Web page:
Starving Gazans forced to slaughter horses, eat livestock bran

UN warns of exploding death toll as food runs out

26 Feb 2024 03:04pm
Photo for illustration purpose only. - FILE PIX by AFP
Photo for illustration purpose only. - FILE PIX by AFP

GAZA - Israel's relentless bombardment and total siege of the Gaza Strip have worsened the hunger crisis there to a point where Gazan residents have been forced to slaughter horses, eat grass and livestock bran.

At the Jabalia refugee camp in northern Gaza, Abu Jibril recounted the difficult situation that forced him to slaughter two of his horses to feed his family members.

"We have no other choice but to slaughter the horses to feed the children. The hunger is killing us," the 60-year-old told AFP as quoted by WAFA.

He cooked the horse meat before serving it to his family and neighbours, without telling them its source.

"I was worried about their reaction if they found out they were consuming horse meat," he said.

The Jabalia Camp, which was established in 1948 and covers an area of just 1.4 kilometres, is the largest in the Gaza Strip.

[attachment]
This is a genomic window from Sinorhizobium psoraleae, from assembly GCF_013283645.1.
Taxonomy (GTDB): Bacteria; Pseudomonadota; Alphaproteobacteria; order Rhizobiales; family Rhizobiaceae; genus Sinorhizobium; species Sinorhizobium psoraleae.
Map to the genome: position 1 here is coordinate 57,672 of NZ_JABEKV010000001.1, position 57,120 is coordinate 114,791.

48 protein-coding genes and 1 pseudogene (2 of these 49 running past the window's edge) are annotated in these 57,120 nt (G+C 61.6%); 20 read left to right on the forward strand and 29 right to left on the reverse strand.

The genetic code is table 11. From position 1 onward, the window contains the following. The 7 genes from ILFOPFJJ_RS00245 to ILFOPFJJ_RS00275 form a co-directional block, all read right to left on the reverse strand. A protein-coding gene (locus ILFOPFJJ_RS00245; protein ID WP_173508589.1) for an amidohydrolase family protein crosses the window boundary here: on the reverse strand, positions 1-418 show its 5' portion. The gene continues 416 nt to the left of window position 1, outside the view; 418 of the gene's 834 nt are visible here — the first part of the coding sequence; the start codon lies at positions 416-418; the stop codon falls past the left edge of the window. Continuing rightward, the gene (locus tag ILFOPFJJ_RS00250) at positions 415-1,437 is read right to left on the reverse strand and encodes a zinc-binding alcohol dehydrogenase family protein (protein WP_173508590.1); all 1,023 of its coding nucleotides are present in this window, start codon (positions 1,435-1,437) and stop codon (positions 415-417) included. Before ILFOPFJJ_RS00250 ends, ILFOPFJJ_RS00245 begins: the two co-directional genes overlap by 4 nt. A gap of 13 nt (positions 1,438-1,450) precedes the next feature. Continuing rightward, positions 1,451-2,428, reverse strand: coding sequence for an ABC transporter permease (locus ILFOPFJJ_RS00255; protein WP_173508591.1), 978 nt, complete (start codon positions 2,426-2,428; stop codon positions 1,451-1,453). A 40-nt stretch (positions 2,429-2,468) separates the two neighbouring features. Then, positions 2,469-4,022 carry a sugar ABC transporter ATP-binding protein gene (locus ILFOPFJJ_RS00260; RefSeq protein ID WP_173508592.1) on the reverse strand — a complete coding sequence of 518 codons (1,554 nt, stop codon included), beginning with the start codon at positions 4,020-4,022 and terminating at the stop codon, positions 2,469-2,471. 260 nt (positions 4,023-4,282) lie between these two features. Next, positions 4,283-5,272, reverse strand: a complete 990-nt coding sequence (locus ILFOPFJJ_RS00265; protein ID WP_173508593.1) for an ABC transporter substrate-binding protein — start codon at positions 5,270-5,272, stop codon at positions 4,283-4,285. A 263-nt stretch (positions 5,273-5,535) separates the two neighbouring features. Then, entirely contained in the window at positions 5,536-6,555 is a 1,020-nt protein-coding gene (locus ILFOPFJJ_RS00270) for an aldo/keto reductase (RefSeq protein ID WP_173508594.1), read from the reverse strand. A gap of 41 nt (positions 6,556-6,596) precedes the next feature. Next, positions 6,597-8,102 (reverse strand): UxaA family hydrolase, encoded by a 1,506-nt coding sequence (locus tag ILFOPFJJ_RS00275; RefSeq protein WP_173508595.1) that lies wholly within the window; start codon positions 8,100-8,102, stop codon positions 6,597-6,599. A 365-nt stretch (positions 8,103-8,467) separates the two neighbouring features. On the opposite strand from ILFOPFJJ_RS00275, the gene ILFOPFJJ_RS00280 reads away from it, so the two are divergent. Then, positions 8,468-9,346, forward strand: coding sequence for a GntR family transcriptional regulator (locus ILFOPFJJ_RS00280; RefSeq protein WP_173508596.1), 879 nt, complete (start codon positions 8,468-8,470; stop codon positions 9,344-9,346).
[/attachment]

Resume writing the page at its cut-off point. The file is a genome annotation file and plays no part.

Abu fled Beit Hanoun with his family when the Israeli invasion began and they took refuge at the UNRWA Al-Faluga School.

Before the invasion, contaminated water and power outages were major problems in the densely populated camp.

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Now, the situation has been worsened by food supplies running out because aid agencies do not have access to the affected areas.

Camp dwellers began eating rotting corn, livestock bran and grass.

The World Food Programme last week said the situation in Gaza is dangerous with "unprecedented levels of desperation" while the United Nations warned that 2.2 million people are on the brink of starvation.

The UN Children's Fund warned that the alarming lack of food in addition to increasing malnutrition and disease could lead to an "explosion" of deaths among children in Gaza. - BERNAMA